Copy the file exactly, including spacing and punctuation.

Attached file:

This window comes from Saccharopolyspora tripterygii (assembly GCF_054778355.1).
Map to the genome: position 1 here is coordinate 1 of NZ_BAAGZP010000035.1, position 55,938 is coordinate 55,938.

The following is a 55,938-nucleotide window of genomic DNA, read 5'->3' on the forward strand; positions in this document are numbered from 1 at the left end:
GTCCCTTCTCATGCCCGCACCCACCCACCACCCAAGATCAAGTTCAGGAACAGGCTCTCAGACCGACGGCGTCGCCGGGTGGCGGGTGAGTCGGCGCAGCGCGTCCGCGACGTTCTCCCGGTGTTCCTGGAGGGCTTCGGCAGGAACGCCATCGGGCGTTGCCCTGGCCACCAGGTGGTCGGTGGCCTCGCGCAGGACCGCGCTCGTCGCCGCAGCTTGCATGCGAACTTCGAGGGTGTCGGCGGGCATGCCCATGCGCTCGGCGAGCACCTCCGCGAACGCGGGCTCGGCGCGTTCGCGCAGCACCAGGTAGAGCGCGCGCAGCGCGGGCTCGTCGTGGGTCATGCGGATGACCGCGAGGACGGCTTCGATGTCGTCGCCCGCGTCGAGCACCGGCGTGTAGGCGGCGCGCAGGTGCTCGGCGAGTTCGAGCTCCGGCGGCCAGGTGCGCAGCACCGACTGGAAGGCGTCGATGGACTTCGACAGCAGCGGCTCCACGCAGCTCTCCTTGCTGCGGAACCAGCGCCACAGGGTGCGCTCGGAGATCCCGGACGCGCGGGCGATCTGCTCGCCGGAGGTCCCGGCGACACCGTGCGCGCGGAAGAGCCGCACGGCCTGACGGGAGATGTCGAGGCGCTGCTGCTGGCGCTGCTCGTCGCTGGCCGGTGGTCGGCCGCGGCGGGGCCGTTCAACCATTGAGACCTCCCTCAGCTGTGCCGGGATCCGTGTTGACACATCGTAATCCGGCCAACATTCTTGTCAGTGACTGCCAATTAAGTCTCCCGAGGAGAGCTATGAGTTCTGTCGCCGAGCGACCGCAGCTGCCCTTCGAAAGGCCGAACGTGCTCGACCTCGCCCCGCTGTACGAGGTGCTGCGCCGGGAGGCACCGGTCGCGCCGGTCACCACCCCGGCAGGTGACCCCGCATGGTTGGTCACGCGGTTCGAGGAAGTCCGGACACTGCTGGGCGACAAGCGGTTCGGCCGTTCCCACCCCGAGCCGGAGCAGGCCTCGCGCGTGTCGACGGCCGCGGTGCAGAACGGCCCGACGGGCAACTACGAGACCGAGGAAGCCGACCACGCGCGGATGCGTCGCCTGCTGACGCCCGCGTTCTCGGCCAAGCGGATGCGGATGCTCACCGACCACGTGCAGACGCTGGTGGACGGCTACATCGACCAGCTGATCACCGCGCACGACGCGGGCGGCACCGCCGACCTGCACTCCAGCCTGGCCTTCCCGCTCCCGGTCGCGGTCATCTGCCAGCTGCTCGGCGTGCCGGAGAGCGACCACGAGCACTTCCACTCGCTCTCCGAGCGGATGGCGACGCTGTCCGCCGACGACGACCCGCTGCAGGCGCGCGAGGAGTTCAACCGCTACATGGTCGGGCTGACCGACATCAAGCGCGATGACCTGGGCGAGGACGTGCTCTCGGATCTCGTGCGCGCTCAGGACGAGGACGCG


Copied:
This window comes from Saccharopolyspora tripterygii (assembly GCF_054778355.1).
Map to the genome: position 1 here is coordinate 1 of NZ_BAAGZP010000035.1, position 55,938 is coordinate 55,938.

The following is a 55,938-nucleotide window of genomic DNA, read 5'->3' on the forward strand; positions in this document are numbered from 1 at the left end:
GTCCCTTCTCATGCCCGCACCCACCCACCACCCAAGATCAAGTTCAGGAACAGGCTCTCAGACCGACGGCGTCGCCGGGTGGCGGGTGAGTCGGCGCAGCGCGTCCGCGACGTTCTCCCGGTGTTCCTGGAGGGCTTCGGCAGGAACGCCATCGGGCGTTGCCCTGGCCACCAGGTGGTCGGTGGCCTCGCGCAGGACCGCGCTCGTCGCCGCAGCTTGCATGCGAACTTCGAGGGTGTCGGCGGGCATGCCCATGCGCTCGGCGAGCACCTCCGCGAACGCGGGCTCGGCGCGTTCGCGCAGCACCAGGTAGAGCGCGCGCAGCGCGGGCTCGTCGTGGGTCATGCGGATGACCGCGAGGACGGCTTCGATGTCGTCGCCCGCGTCGAGCACCGGCGTGTAGGCGGCGCGCAGGTGCTCGGCGAGTTCGAGCTCCGGCGGCCAGGTGCGCAGCACCGACTGGAAGGCGTCGATGGACTTCGACAGCAGCGGCTCCACGCAGCTCTCCTTGCTGCGGAACCAGCGCCACAGGGTGCGCTCGGAGATCCCGGACGCGCGGGCGATCTGCTCGCCGGAGGTCCCGGCGACACCGTGCGCGCGGAAGAGCCGCACGGCCTGACGGGAGATGTCGAGGCGCTGCTGCTGGCGCTGCTCGTCGCTGGCCGGTGGTCGGCCGCGGCGGGGCCGTTCAACCATTGAGACCTCCCTCAGCTGTGCCGGGATCCGTGTTGACACATCGTAATCCGGCCAACATTCTTGTCAGTGACTGCCAATTAAGTCTCCCGAGGAGAGCTATGAGTTCTGTCGCCGAGCGACCGCAGCTGCCCTTCGAAAGGCCGAACGTGCTCGACCTCGCCCCGCTGTACGAGGTGCTGCGCCGGGAGGCACCGGTCGCGCCGGTCACCACCCCGGCAGGTGACCCCGCATGGTTGGTCACGCGGTTCGAGGAAGTCCGGACACTGCTGGGCGACAAGCGGTTCGGCCGTTCCCACCCCGAGCCGGAGCAGGCCTCGCGCGTGTCGACGGCCGCGGTGCAGAACGGCCCGACGGGCAACTACGAGACCGAGGAAGCCGACCACGCGCGGATGCGTCGCCTGCTGACGCCCGCGTTCTCGGCCAAGCGGATGCGGATGCTCACCGACCACGTGCAGACGCTGGTGGACGGCTACATCGACCAGCTGATCACCGCGCACGACGCGGGCGGCACCGCCGACCTGCACTCCAGCCTGGCCTTCCCGCTCCCGGTCGCGGTCATCTGCCAGCTGCTCGGCGTGCCGGAGAGCGACCACGAGCACTTCCACTCGCTCTCCGAGCGGATGGCGACGCTGTCCGCCGACGACGACCCGCTGCAGGCGCGCGAGGAGTTCAACCGCTACATGGTCGGGCTGACCGACATCAAGCGCGATGACCTGGGCGAGGACGTGCTCTCGGATCTCGTGCGCGCTCAGGACGAGGACGCG